How Semiconductors Address the Challenge of Power Management?

Manufacturers are directing their focus to develop low-power semiconductor devices to address the growth in the demand for energy.

FREMONT, CA: Semiconductor manufacturing and power management have inherently complemented each other since the emergence of the semiconductor age. Modern electronic devices rely on the semiconductor’s capability to support high power devices without impacting the performance of the device. With the emergence of technologies such as artificial intelligence (AI) and sensors, designing components that function efficiently is crucial. Power-efficient devices not only help the systems run smoothly but also offset power-related costs. 

Until recently, low-power semiconductor design principles were only widely incorporated in the mobile devices. It was a conception that low-power semiconductors were only useful when designing devices that leverage battery power. However, the conventional idea has certainly changed now. Modern devices depend on energy-efficient processors that must keep running cool despite the source from where they receive power. Such requirements are encouraging the manufacturers to focus more on designing low-power semiconductor devices.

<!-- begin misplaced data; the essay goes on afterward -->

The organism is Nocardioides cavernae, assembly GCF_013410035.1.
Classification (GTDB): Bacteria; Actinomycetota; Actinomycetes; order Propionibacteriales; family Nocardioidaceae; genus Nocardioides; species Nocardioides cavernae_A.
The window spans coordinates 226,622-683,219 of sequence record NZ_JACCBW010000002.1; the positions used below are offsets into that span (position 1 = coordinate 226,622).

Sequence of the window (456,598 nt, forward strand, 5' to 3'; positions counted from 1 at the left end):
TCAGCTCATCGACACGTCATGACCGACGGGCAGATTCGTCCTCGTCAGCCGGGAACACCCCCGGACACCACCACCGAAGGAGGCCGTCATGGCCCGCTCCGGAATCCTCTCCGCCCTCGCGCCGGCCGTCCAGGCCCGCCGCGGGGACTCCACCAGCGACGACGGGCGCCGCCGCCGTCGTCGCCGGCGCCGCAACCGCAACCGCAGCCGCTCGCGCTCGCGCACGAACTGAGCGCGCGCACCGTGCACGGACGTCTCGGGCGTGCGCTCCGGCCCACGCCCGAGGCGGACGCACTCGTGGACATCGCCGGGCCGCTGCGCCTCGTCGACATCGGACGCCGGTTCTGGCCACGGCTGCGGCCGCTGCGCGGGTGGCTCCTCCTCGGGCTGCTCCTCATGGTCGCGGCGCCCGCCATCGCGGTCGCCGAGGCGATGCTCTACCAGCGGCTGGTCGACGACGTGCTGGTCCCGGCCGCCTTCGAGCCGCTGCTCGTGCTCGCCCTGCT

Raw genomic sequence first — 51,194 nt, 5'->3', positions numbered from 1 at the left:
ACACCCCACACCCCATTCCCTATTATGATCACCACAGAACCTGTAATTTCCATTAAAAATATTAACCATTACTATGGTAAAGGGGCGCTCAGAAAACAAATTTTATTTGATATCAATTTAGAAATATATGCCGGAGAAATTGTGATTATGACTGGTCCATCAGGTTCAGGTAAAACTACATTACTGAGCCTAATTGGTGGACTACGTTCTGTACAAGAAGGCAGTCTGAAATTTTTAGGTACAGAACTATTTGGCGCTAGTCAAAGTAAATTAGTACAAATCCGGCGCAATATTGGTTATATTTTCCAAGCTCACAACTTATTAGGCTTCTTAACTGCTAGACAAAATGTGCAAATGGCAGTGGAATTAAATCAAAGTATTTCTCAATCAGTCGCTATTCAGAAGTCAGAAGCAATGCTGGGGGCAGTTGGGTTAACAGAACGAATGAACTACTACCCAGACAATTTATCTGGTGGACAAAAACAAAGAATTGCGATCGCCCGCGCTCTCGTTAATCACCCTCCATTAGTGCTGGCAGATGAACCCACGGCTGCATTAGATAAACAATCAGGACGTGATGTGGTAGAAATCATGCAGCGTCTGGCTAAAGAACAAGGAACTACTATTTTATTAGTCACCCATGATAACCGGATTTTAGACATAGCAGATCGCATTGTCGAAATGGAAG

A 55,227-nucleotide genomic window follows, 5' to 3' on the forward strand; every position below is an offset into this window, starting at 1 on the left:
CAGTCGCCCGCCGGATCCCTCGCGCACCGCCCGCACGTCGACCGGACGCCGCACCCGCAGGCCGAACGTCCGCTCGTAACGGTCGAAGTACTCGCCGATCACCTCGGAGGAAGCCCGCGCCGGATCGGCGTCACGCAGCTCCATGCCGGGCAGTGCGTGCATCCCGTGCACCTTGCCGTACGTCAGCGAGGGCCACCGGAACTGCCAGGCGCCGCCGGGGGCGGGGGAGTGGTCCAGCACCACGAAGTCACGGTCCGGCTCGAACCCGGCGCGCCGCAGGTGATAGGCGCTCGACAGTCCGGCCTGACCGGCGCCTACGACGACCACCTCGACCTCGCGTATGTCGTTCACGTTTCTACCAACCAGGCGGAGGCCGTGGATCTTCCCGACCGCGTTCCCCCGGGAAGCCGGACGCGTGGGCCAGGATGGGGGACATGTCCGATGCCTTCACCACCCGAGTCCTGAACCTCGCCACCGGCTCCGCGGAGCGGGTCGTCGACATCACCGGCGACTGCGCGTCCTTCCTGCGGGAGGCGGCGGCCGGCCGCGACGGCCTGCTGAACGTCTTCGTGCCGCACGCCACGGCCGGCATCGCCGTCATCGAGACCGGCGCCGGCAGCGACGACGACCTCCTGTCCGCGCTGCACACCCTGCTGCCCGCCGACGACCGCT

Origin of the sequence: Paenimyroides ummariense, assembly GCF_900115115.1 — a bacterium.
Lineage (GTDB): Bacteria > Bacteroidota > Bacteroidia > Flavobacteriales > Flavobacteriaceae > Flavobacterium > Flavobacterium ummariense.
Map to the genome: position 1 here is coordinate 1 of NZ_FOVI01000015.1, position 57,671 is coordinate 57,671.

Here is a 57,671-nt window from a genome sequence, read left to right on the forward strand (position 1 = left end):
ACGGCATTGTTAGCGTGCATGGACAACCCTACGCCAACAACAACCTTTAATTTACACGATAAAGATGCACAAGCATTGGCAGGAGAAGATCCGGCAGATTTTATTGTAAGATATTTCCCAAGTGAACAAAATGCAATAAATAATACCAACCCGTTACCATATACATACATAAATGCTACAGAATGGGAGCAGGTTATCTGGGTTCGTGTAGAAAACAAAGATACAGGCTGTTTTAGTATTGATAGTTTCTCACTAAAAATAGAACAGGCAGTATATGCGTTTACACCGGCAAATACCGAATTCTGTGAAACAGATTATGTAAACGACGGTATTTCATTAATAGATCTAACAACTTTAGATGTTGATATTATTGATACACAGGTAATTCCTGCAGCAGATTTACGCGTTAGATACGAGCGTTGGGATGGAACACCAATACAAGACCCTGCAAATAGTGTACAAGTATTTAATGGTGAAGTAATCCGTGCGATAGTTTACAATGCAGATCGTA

Applications that have a high processing rate such as those including data centers, AI, and cloud computing, low-power semiconductors can save a significant amount of money. For instance, cooling systems in such data centers account for around 30-40 percent of total operating costs. Thus, increasing power efficiency in such devices can lead to a significant reduction in power loss due to heat. Further, chips that require less power are more efficient and can be deployed in devices with a smaller form factor. 

Semiconductor firms are exploring various options to gain operational efficiency. For instance, various semiconductor companies are investing in advanced electrical power distribution technology such as energy-efficient uninterruptible power supplies, optimized electric distribution architecture, and automatic transfer switches with an aim to improve energy efficiency. This goal of generating energy-efficient semiconductors will also be powered by further advancement in technologies.

There has been a shift in the industries' attitude when it comes to leveraging low-power semiconductors. With further increase in the demands for energy-efficient solutions, manufacturers will work towards producing more energy-efficient, intelligent, and optimal devices.

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